A study of history makes it all too obvious that wars resolve almost nothing, and the waste of an entire generation goes way beyond tragic.
Winnipeg visual artist, QUIDAM, exhibits photos from treks across India and Canada.
How fortunate we all are that Canadians and others can swim the channel without fear of gunfire, thanks to those who landed on that beach so long ago.
Where else but Winnipeg could you sing along with a tap dancing porcupine, revisit a classic fairy tale, learn about acceptance and support the hungry and homeless by attending theatre for kids?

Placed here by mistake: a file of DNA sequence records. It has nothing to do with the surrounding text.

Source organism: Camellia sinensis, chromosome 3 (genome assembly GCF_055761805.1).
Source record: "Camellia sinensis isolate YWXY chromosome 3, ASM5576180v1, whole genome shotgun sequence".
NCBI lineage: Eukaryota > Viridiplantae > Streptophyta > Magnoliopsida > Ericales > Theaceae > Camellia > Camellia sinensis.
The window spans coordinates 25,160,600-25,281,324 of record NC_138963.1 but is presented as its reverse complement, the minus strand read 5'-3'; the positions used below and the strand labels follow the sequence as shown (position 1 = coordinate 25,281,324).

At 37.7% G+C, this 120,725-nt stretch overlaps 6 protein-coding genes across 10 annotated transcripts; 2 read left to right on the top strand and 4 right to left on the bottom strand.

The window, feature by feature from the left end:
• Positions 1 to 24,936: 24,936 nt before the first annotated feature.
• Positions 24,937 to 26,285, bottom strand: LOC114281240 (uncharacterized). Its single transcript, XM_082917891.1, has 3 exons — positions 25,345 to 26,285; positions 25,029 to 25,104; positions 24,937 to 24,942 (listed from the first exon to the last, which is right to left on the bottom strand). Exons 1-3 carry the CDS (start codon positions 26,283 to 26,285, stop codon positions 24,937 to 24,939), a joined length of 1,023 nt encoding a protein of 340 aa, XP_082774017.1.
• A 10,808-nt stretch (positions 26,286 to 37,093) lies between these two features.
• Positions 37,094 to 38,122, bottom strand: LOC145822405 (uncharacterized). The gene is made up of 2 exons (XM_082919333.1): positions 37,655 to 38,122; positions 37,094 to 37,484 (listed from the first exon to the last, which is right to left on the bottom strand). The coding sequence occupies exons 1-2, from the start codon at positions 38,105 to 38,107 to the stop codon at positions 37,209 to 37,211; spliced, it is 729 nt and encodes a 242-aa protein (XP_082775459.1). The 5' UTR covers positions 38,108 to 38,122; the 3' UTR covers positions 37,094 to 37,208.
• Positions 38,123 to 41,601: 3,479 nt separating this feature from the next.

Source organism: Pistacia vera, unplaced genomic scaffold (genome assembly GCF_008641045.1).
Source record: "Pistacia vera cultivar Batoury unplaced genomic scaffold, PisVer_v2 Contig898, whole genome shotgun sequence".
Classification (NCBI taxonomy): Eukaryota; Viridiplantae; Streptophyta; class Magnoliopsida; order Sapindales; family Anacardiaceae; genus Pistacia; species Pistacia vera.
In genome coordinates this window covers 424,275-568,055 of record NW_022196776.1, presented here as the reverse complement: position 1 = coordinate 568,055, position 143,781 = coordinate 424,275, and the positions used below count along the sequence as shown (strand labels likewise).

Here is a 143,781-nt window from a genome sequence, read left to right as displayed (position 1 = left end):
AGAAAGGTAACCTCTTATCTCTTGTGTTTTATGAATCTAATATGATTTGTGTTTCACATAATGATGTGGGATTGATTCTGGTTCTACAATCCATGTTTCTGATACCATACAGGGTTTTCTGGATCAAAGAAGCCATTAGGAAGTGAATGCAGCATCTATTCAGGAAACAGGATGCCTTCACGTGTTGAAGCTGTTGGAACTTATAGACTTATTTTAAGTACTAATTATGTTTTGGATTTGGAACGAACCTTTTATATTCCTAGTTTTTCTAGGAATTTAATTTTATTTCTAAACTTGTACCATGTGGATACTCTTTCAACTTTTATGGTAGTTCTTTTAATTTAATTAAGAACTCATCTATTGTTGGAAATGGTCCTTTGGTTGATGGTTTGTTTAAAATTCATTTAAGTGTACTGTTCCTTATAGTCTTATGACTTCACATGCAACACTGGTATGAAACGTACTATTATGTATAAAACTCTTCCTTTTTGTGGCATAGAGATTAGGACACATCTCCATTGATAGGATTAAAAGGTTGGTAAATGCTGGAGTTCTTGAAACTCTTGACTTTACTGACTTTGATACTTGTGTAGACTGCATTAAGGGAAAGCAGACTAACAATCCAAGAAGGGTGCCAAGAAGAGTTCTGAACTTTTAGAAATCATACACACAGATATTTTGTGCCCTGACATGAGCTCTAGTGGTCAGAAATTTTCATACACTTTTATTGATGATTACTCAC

It’s almost that time of year again as the largest multi-cultural festival of it’s kind in the world kicks off in Winnipeg this weekend.
It’s bad enough when characters in the play realize they’re not real, but when the audience is informed that they’re also fictional, it’s too much for some.
We can’t turn back the clock, but it seems to me there’s a lot more we can do to make our neighbourhoods safer.
Like a pied piper, Rich Hamon winds his way through festival crowds blowing his colourful bubbles for all to enjoy.
At Delta Beach along the shores of Lake Manitoba residents fear high water levels will leave them even more susceptible to the devastation they experienced in 2011.
Local historian tackles the history of television animation in a definitive book that’s climbing the non-fiction best seller list.